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Abáloc-- and this and my other worlds...

If at first you take a pratfall...

As I was about to say in my last post ... I sat down to "think up" a subject for a story-- but neither sitting down or Thinking produced the sort of Light-Bulb Moment I had been hoping for. Granted, when every fifteen or so minutes a heavily laden coal truck comes rumbling down your country road from the strip mine up the way to rattle your bedroom windows as it passes the front yard, it isn't easy to concentrate. I couldn't seem to get past the tired (I thought) old motto, "Write what you know," that Miss Lambert, my high-school English teacher, espoused (along with possibly every other high-school English teacher in the Universe), but that seemed to me a feeble approach. I already KNEW what I knew, so where was the fun, the excitement in that? (There are obviously answers to that question, but they're beside the point here.)

All this was so long ago that I can't swear to it, but Read More 

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If at first...

After my first book, Down from the Lonely Mountain (my retellings of California Indian tales), my editor Margaret McElderry urged me to write an "all my own" book for children. I was at a complete loss. I had written short stories--and was several chapters into a comic novel, but it had never occurred to me that I might write a story for children. I was busy, so I dithered and delayed but finally came up with a picture book story titled The Ballad of Bombur Bee. A Western, would you believe? Margaret rejected it almost by return mail, but with a generous "you can do much better than this," and an invitation to do just that. I wasn't crushed about Bombur, because I hadn't taken him very seriously in the first place. Fortunately, before putting him aside, I did take the time to re-read the story both as a conscientious English Lit graduate student and-- more importantly-- as a former child. And I was appalled. It stunk! Cutesy-poo characters, cartoon-flat! A cliché  Read More 

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"Um... That Must be Nice for You."

Back when I wrote Beneath the Hill, the first of the Abáloc books, fantasy and fairy tales were still looked on with a lingering mistrust by not a few psychologists and educators in America. The U.K. had a long tradition of fantasy written by well-known literary figures and academics from Lewis Carroll to J.R.R.Tolkein. Not so, here. The Wonderful Wizard of Oz and its sequels were pretty much it for children from 1900 to mid-century, but even before 1950 there were rumblings from beneath the floorboards, where science fiction and fantasy were enjoying The Golden Age of the Pulps. And treasures from the Scots and Brits did lurk in our bookshops and libraries. Then, in 1954, American Edward Eager came out with Half Magic, Madeleine L'Engle with A Wrinkle in Time in 1963, dear Lloyd Alexander with The Book of Three in 1964, and in 1967 still more, including my Beneath the Hill . We were off and away!  Read More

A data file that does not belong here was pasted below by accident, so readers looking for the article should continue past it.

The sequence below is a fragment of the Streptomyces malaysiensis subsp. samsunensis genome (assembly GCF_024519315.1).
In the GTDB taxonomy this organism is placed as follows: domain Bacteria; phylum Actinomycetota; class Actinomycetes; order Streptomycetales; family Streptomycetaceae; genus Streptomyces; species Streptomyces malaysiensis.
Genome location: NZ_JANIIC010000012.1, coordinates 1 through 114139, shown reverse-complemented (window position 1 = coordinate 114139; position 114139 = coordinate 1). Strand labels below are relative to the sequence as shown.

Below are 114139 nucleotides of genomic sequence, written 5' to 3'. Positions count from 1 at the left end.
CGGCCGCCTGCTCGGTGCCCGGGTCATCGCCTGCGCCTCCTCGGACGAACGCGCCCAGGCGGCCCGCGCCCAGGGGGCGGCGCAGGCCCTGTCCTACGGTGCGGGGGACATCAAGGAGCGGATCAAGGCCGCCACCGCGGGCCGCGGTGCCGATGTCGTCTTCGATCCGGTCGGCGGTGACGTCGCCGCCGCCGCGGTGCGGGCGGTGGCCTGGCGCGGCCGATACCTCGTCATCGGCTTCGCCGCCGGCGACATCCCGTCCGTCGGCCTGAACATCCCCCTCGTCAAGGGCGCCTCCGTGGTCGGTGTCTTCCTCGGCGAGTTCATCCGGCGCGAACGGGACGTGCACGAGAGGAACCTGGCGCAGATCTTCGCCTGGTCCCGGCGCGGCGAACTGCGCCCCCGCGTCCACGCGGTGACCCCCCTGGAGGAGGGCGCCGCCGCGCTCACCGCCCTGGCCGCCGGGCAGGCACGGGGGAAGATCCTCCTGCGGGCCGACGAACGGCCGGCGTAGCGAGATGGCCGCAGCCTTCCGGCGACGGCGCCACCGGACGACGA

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My Favorite Dinosaur (of 2017)

I've said that my blog posts are likely to be all over the map, and here goes: my phone has just now told me that I’m running low on storage, so I’ve been scrolling through my photos in hopes of finding enough duds to delete for me to avoid the chore of downloading the whole backlog to my PC and giving them all useful titles. No such luck, but here is My Probably Favorite Photo of those I’ve taken so far in 2017, the most adorable dinosaur I’ve ever met.

And he breathes! And moves in his sleep! And blinks! He’s animatronic, and I didn’t know it when I took the photo because he was switched off at the time. I discovered it only when I looked the model up online just now and found a  Read More 

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